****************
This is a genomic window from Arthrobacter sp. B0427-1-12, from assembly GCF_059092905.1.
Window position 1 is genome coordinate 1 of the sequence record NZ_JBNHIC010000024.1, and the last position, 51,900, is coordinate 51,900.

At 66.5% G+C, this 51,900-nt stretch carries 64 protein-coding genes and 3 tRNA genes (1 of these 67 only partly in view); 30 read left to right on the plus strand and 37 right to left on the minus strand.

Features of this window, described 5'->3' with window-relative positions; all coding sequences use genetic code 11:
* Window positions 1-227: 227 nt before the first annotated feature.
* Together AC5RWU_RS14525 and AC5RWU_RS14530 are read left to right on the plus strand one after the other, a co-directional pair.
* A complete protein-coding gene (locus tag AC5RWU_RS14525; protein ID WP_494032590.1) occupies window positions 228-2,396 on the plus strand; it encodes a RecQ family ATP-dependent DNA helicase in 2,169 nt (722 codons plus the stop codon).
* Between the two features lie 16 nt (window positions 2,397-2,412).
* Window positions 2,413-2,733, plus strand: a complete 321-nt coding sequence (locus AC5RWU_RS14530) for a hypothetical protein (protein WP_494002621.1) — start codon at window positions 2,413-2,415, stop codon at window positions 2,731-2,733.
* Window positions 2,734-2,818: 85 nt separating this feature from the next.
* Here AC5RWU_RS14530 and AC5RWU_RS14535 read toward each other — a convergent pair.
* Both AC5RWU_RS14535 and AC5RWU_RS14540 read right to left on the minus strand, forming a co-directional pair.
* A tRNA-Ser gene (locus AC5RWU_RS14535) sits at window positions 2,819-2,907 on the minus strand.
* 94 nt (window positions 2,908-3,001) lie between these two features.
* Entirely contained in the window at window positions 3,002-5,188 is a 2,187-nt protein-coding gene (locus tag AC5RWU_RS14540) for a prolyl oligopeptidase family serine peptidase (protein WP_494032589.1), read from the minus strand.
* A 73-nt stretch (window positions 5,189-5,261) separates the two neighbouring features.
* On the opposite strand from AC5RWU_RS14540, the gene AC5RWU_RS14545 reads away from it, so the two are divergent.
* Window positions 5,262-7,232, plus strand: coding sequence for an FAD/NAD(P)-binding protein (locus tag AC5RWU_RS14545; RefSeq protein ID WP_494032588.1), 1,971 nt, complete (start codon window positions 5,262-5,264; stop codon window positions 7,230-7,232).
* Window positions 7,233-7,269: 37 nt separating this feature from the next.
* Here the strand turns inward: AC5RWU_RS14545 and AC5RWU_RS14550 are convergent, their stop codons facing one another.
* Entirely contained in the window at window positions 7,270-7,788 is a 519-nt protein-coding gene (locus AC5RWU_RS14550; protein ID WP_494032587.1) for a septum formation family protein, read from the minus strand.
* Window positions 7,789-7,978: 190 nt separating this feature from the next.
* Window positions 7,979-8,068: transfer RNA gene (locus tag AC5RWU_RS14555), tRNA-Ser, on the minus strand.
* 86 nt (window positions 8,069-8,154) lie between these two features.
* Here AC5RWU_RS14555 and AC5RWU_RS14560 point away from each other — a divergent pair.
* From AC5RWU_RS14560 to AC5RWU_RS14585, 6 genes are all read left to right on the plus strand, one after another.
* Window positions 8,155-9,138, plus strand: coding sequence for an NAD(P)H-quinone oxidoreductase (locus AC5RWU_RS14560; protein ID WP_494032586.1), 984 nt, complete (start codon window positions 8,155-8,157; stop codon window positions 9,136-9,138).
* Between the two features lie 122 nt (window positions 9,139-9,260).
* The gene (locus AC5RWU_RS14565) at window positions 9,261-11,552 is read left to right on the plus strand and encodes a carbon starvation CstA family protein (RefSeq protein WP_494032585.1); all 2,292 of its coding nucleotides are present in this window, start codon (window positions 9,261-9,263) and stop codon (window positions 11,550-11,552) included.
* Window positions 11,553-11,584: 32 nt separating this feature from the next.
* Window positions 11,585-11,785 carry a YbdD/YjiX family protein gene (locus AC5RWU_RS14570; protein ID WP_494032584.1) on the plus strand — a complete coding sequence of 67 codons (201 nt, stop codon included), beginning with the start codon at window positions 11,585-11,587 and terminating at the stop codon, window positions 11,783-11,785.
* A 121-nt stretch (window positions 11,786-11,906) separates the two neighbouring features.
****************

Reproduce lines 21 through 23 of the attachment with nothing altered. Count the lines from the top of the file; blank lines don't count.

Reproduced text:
* Entirely contained in the window at window positions 7,270-7,788 is a 519-nt protein-coding gene (locus AC5RWU_RS14550; protein ID WP_494032587.1) for a septum formation family protein, read from the minus strand.
* Window positions 7,789-7,978: 190 nt separating this feature from the next.
* Window positions 7,979-8,068: transfer RNA gene (locus tag AC5RWU_RS14555), tRNA-Ser, on the minus strand.